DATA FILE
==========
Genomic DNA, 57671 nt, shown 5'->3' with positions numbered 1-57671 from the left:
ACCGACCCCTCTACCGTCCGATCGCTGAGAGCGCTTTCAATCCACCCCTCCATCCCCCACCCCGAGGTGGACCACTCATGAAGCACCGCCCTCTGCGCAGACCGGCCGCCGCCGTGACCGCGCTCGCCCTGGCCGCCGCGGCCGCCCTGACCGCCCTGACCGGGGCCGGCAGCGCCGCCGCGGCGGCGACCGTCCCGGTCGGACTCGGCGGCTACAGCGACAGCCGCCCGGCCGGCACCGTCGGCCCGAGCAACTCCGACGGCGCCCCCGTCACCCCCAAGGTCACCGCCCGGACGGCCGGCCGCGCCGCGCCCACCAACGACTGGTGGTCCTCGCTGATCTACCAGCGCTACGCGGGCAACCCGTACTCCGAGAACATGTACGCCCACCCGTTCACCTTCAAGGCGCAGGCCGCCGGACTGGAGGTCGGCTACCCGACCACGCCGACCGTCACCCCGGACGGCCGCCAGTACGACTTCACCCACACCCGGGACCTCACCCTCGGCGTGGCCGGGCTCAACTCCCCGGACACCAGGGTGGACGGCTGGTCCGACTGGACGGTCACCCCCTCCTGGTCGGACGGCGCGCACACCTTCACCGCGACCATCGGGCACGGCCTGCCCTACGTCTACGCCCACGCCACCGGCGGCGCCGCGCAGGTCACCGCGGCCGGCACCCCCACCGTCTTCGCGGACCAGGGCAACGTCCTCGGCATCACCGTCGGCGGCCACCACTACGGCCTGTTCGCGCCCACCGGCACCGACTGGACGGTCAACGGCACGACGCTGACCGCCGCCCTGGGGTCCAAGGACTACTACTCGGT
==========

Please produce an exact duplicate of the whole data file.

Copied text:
Genomic DNA, 57671 nt, shown 5'->3' with positions numbered 1-57671 from the left:
ACCGACCCCTCTACCGTCCGATCGCTGAGAGCGCTTTCAATCCACCCCTCCATCCCCCACCCCGAGGTGGACCACTCATGAAGCACCGCCCTCTGCGCAGACCGGCCGCCGCCGTGACCGCGCTCGCCCTGGCCGCCGCGGCCGCCCTGACCGCCCTGACCGGGGCCGGCAGCGCCGCCGCGGCGGCGACCGTCCCGGTCGGACTCGGCGGCTACAGCGACAGCCGCCCGGCCGGCACCGTCGGCCCGAGCAACTCCGACGGCGCCCCCGTCACCCCCAAGGTCACCGCCCGGACGGCCGGCCGCGCCGCGCCCACCAACGACTGGTGGTCCTCGCTGATCTACCAGCGCTACGCGGGCAACCCGTACTCCGAGAACATGTACGCCCACCCGTTCACCTTCAAGGCGCAGGCCGCCGGACTGGAGGTCGGCTACCCGACCACGCCGACCGTCACCCCGGACGGCCGCCAGTACGACTTCACCCACACCCGGGACCTCACCCTCGGCGTGGCCGGGCTCAACTCCCCGGACACCAGGGTGGACGGCTGGTCCGACTGGACGGTCACCCCCTCCTGGTCGGACGGCGCGCACACCTTCACCGCGACCATCGGGCACGGCCTGCCCTACGTCTACGCCCACGCCACCGGCGGCGCCGCGCAGGTCACCGCGGCCGGCACCCCCACCGTCTTCGCGGACCAGGGCAACGTCCTCGGCATCACCGTCGGCGGCCACCACTACGGCCTGTTCGCGCCCACCGGCACCGACTGGACGGTCAACGGCACGACGCTGACCGCCGCCCTGGGGTCCAAGGACTACTACTCGGT